Won't make that mistake again.  :)

 

Just found this from Senor Google:

https://toxtown.nlm.nih.gov/chemicals-and-contaminants/propane

As for wood smoke, it's "supposed" to go up the chimney, not into the room, si?   (naturally, some of it doesn't do as it's supposed to, so it looks like a matter of "pick your poison". 

Right now, I'm in my unheated office room wearing sweat pants, a heavy sweat shirt and a stole, with fuzzy lined Ugg boots on.  But there's no polluting heat source,  if that's a comfort.  Brrrr.:D

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It pays to check out the altitude before gong somewhere, Teotihuacan is 2000 feet higher than  Ajijic so it would be colder, at least it is usually dry. I was at Zirahuen this week end and the days were great but the nights brr... same thing no heat..

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3 hours ago, Bisbee Gal said:

Mexico has 2 large coasts and rising sea levels threaten both of them.  

Recent stories about how San Diego area communities are preparing for rising sea levels.

https://www.sandiegouniontribune.com/news/columnists/michael-smolens/sd-me-smolens-sea-level-rise-20181125-story.html

https://www.nbcsandiego.com/news/local/Managed-Retreat-Could-Be-Imperial-Beachs-Answer-to-Rising-Sea-Levels-501308331.html

 

 

FAKE NEWS!!! I grew up on a tiny spec of an island in the middle of the Atlantic ocean named Bermuda and still have family there. When I talk to my brother there I ask him "how is the rising ocean affecting you guys?" He just laughs and says "not a micrometer"  The island is only 21 miles long and average of 1 mile wide so you are never less than a few hundred yards from any shoreline. It is very flat with a few hills only a couple hundred feet high. If any place would would act as a barometer for rising oceans it would be this. As far as those who blame fossil fuel for all the earths ills, without it most of civilization would be still stuck in the dark ages, Where did all the great inventions come from such as electricity, lighting, motor and air transportation and on and on? Would you put yourself back in those days? I certainly would not. Be happy, don't worry mon!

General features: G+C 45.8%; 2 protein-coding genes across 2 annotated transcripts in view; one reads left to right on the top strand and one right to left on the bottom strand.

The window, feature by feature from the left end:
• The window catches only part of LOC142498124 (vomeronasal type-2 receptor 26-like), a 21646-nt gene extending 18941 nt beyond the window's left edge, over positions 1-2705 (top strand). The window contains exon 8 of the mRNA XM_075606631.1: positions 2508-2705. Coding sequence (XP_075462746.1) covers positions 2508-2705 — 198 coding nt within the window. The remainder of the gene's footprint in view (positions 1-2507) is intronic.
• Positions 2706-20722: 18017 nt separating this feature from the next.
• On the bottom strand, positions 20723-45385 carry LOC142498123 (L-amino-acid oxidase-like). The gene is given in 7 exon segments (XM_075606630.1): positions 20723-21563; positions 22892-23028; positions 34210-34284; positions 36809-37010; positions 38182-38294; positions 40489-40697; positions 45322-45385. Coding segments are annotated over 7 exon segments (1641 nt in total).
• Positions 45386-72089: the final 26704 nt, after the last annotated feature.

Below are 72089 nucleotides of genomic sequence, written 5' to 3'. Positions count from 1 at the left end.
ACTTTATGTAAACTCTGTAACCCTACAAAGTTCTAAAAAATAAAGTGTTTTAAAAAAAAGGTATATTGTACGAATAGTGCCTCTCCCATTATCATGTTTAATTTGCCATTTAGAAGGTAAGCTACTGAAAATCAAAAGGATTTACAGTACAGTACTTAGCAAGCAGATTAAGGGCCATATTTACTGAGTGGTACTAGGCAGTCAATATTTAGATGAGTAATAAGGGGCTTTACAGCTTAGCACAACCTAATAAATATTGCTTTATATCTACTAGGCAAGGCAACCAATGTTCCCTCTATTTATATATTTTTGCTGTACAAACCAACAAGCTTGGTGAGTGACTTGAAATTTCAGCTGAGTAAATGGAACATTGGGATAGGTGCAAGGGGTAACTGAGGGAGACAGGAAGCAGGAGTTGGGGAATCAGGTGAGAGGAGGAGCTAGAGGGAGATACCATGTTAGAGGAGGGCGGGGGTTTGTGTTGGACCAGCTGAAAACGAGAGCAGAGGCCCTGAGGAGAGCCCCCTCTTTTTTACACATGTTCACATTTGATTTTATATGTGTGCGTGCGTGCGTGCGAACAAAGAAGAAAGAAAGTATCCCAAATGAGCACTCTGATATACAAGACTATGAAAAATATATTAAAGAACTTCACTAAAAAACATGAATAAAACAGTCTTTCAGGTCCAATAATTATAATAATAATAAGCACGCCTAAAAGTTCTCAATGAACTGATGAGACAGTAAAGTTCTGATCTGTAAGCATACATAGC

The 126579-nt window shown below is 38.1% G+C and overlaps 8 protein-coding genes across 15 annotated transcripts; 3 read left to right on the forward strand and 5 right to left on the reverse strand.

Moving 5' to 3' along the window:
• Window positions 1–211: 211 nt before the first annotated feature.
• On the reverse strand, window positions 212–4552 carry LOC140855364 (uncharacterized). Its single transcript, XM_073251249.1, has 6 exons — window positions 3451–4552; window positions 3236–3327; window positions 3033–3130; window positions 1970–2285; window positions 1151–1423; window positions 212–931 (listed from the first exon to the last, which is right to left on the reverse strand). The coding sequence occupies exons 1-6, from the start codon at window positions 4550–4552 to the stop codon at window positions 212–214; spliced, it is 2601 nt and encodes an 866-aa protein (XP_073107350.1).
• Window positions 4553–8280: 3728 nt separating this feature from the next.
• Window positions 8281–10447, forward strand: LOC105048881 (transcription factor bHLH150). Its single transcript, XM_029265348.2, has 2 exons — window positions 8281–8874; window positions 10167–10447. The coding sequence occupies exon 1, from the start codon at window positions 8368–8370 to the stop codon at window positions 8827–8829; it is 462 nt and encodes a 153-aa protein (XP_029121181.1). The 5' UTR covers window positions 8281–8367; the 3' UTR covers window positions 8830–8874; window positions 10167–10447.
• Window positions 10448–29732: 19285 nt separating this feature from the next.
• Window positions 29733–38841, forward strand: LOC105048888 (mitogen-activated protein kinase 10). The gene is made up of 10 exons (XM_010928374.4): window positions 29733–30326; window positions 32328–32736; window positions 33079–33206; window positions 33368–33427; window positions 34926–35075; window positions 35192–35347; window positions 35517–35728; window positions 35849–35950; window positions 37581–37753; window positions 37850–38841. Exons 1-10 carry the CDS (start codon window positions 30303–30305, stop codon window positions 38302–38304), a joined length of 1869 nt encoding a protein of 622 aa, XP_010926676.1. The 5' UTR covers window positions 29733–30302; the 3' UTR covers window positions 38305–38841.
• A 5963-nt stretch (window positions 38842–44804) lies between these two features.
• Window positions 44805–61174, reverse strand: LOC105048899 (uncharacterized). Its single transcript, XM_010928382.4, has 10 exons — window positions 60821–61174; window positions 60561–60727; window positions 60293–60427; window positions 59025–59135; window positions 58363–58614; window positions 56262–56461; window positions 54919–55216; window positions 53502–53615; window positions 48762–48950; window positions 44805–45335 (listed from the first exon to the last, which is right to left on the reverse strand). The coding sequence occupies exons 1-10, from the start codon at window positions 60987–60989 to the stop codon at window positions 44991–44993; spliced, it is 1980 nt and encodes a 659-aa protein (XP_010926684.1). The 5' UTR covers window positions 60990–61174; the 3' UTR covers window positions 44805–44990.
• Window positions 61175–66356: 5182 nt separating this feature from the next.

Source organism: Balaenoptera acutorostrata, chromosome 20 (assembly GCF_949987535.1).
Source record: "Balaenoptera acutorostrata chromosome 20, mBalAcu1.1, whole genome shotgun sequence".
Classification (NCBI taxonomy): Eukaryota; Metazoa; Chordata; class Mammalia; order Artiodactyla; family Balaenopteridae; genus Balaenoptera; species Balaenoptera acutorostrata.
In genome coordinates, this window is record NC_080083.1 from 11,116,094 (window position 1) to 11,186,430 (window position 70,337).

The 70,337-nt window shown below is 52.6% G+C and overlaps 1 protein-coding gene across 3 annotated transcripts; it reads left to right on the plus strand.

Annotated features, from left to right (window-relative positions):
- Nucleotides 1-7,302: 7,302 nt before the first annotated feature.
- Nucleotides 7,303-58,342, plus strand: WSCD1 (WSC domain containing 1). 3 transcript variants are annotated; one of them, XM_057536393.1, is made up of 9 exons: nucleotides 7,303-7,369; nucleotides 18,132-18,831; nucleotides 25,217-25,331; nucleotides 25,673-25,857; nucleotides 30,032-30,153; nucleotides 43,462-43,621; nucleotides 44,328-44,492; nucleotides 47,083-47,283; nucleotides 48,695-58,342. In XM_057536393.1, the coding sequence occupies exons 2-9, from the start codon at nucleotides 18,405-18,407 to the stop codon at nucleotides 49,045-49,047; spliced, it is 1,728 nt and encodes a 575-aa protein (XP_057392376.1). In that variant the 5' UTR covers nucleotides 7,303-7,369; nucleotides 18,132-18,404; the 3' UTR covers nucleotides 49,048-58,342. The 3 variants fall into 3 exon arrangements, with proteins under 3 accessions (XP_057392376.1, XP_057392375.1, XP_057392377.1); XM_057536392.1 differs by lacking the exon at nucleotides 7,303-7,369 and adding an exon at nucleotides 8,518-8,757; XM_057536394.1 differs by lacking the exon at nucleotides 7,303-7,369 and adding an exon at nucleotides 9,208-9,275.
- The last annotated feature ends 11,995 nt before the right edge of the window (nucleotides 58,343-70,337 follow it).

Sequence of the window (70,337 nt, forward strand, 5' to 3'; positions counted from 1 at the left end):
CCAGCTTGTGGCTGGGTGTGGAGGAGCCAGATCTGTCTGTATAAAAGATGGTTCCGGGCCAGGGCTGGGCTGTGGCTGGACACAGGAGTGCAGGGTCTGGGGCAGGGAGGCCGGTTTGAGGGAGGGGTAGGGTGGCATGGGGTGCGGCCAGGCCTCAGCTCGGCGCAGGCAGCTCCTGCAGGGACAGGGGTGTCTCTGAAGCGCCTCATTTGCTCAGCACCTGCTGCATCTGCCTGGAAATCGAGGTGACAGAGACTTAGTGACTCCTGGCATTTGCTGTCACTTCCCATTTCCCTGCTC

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Pretty smug, "I'm alright Jack" attitudes. It is the world's poor and aged who are suffering from chronic pollution and infectious disease - but who cares about them. Right?

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Why is it the deniers always pick one tiny little thing out of the whole global context and call everything else a hoax? Well, you blew it big time, gringohombre, by failing to do some basic research, and instead relying on your brother... I assume an expert in these things. You couldn't have picked a worse example.

Not only is Bermuda going to suffer, it is considered to be a watermark (no pun intended) for rising oceans: "The island is on the frontline of ocean change, exposed to declining fish stocks, an expected increase in tropical cyclone intensity and rising sea levels." In fact, the government is so aware of this, they just held the Ocean Risk Summit there this May.